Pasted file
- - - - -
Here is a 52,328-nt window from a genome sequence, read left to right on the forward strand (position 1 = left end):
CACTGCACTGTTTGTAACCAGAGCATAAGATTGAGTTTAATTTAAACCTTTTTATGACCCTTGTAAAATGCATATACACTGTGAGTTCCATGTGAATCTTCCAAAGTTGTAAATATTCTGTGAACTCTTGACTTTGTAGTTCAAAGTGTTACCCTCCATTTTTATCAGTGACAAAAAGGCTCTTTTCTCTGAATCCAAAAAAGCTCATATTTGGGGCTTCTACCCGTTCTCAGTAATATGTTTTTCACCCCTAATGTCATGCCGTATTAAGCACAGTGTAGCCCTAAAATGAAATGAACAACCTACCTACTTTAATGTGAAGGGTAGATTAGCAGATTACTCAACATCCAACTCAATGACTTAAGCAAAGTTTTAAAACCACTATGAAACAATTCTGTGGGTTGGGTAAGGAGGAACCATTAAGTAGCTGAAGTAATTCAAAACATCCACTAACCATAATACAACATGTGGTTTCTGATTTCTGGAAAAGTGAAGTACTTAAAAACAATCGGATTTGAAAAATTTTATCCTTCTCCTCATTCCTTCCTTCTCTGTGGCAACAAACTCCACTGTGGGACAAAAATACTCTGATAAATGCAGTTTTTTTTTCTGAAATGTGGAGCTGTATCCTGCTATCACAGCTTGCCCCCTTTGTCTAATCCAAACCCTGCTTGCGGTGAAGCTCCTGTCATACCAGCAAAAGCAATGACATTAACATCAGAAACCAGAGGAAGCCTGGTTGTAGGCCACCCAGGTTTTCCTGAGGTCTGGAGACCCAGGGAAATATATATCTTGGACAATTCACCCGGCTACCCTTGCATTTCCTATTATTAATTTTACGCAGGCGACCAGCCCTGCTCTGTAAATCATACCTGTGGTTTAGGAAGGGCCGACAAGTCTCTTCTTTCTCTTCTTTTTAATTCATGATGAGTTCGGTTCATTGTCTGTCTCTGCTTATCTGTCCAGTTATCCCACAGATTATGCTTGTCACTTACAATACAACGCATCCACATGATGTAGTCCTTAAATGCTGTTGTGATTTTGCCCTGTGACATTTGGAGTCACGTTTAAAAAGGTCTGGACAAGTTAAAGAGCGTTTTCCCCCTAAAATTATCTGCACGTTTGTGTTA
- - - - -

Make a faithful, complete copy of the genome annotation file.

Here is a 52,328-nt window from a genome sequence, read left to right on the forward strand (position 1 = left end):
CACTGCACTGTTTGTAACCAGAGCATAAGATTGAGTTTAATTTAAACCTTTTTATGACCCTTGTAAAATGCATATACACTGTGAGTTCCATGTGAATCTTCCAAAGTTGTAAATATTCTGTGAACTCTTGACTTTGTAGTTCAAAGTGTTACCCTCCATTTTTATCAGTGACAAAAAGGCTCTTTTCTCTGAATCCAAAAAAGCTCATATTTGGGGCTTCTACCCGTTCTCAGTAATATGTTTTTCACCCCTAATGTCATGCCGTATTAAGCACAGTGTAGCCCTAAAATGAAATGAACAACCTACCTACTTTAATGTGAAGGGTAGATTAGCAGATTACTCAACATCCAACTCAATGACTTAAGCAAAGTTTTAAAACCACTATGAAACAATTCTGTGGGTTGGGTAAGGAGGAACCATTAAGTAGCTGAAGTAATTCAAAACATCCACTAACCATAATACAACATGTGGTTTCTGATTTCTGGAAAAGTGAAGTACTTAAAAACAATCGGATTTGAAAAATTTTATCCTTCTCCTCATTCCTTCCTTCTCTGTGGCAACAAACTCCACTGTGGGACAAAAATACTCTGATAAATGCAGTTTTTTTTTCTGAAATGTGGAGCTGTATCCTGCTATCACAGCTTGCCCCCTTTGTCTAATCCAAACCCTGCTTGCGGTGAAGCTCCTGTCATACCAGCAAAAGCAATGACATTAACATCAGAAACCAGAGGAAGCCTGGTTGTAGGCCACCCAGGTTTTCCTGAGGTCTGGAGACCCAGGGAAATATATATCTTGGACAATTCACCCGGCTACCCTTGCATTTCCTATTATTAATTTTACGCAGGCGACCAGCCCTGCTCTGTAAATCATACCTGTGGTTTAGGAAGGGCCGACAAGTCTCTTCTTTCTCTTCTTTTTAATTCATGATGAGTTCGGTTCATTGTCTGTCTCTGCTTATCTGTCCAGTTATCCCACAGATTATGCTTGTCACTTACAATACAACGCATCCACATGATGTAGTCCTTAAATGCTGTTGTGATTTTGCCCTGTGACATTTGGAGTCACGTTTAAAAAGGTCTGGACAAGTTAAAGAGCGTTTTCCCCCTAAAATTATCTGCACGTTTGTGTTA